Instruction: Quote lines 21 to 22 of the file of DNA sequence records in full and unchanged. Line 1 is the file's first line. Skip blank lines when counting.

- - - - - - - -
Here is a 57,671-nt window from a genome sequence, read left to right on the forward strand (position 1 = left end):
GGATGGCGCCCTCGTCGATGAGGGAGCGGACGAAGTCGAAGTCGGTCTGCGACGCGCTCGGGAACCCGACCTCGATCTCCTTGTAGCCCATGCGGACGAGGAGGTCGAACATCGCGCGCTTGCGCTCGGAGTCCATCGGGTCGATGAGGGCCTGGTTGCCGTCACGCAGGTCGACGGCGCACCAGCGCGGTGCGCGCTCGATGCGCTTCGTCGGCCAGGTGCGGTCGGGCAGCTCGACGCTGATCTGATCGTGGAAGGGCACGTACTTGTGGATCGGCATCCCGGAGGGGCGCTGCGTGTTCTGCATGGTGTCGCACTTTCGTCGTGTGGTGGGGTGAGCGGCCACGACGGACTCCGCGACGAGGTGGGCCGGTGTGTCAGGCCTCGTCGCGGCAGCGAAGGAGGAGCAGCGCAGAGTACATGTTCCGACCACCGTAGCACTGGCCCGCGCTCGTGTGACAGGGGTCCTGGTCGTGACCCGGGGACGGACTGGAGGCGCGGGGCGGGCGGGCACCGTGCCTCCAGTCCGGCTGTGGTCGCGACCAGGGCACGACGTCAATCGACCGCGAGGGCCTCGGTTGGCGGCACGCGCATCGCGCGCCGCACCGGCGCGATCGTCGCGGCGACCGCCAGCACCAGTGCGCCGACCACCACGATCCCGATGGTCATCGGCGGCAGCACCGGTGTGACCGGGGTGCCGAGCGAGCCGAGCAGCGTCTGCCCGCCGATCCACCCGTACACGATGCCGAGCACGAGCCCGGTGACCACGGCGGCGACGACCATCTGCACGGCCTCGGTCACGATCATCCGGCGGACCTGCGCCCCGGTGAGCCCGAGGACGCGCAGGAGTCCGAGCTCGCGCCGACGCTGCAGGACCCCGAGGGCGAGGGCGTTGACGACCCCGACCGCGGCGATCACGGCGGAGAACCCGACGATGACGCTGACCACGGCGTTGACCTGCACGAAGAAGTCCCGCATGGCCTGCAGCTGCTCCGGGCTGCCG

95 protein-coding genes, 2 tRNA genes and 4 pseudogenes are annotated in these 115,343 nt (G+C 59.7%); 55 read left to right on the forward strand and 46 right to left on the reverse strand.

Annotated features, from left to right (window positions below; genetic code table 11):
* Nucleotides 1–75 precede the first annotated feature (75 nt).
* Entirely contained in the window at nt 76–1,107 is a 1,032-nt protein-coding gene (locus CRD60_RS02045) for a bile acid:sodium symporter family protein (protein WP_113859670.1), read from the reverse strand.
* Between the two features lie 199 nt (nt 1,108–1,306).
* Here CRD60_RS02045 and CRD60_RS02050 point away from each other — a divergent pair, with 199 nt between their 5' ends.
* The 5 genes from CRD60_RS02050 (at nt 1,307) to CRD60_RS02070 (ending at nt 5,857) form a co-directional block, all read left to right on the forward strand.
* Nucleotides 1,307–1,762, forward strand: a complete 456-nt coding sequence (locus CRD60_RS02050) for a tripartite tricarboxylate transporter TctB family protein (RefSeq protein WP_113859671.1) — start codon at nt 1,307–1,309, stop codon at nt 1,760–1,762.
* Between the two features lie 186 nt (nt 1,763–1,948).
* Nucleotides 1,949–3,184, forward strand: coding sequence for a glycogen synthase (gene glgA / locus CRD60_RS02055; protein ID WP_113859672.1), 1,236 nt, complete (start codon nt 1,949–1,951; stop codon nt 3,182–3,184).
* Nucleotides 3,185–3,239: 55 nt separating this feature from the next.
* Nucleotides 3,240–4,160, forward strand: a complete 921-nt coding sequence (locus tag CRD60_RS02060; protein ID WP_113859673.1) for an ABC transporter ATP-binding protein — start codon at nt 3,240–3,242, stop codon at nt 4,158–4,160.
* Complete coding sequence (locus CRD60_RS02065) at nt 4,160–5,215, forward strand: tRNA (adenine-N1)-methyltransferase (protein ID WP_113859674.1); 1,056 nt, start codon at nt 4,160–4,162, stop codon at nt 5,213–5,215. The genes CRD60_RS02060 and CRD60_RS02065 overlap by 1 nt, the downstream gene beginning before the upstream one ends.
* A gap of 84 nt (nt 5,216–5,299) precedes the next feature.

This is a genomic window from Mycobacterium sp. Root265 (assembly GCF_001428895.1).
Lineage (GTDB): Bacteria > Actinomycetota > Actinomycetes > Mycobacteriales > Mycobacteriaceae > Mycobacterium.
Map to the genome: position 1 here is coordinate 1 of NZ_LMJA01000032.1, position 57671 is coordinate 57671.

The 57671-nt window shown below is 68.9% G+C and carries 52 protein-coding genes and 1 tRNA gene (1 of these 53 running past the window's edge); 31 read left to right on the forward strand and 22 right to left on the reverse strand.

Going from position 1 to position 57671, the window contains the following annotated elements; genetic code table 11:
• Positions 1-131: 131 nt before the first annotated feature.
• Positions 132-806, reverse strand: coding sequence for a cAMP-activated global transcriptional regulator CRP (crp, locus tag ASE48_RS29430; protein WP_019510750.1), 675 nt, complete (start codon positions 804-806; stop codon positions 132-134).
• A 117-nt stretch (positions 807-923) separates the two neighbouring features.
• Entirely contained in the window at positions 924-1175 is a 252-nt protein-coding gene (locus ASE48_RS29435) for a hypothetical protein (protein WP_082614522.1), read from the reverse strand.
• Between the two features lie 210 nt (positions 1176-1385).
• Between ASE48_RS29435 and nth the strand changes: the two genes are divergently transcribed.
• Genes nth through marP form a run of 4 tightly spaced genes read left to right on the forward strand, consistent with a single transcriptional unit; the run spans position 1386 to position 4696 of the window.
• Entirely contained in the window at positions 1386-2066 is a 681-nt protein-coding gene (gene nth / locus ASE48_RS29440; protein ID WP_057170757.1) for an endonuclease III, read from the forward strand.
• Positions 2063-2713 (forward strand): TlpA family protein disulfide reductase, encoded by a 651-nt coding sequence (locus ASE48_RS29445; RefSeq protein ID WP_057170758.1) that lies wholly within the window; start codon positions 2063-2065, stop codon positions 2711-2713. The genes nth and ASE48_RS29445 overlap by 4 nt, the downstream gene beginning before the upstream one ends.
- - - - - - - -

Going from position 1 to position 57671, the window contains the following annotated elements; genetic code table 11:
• Positions 1-131: 131 nt before the first annotated feature.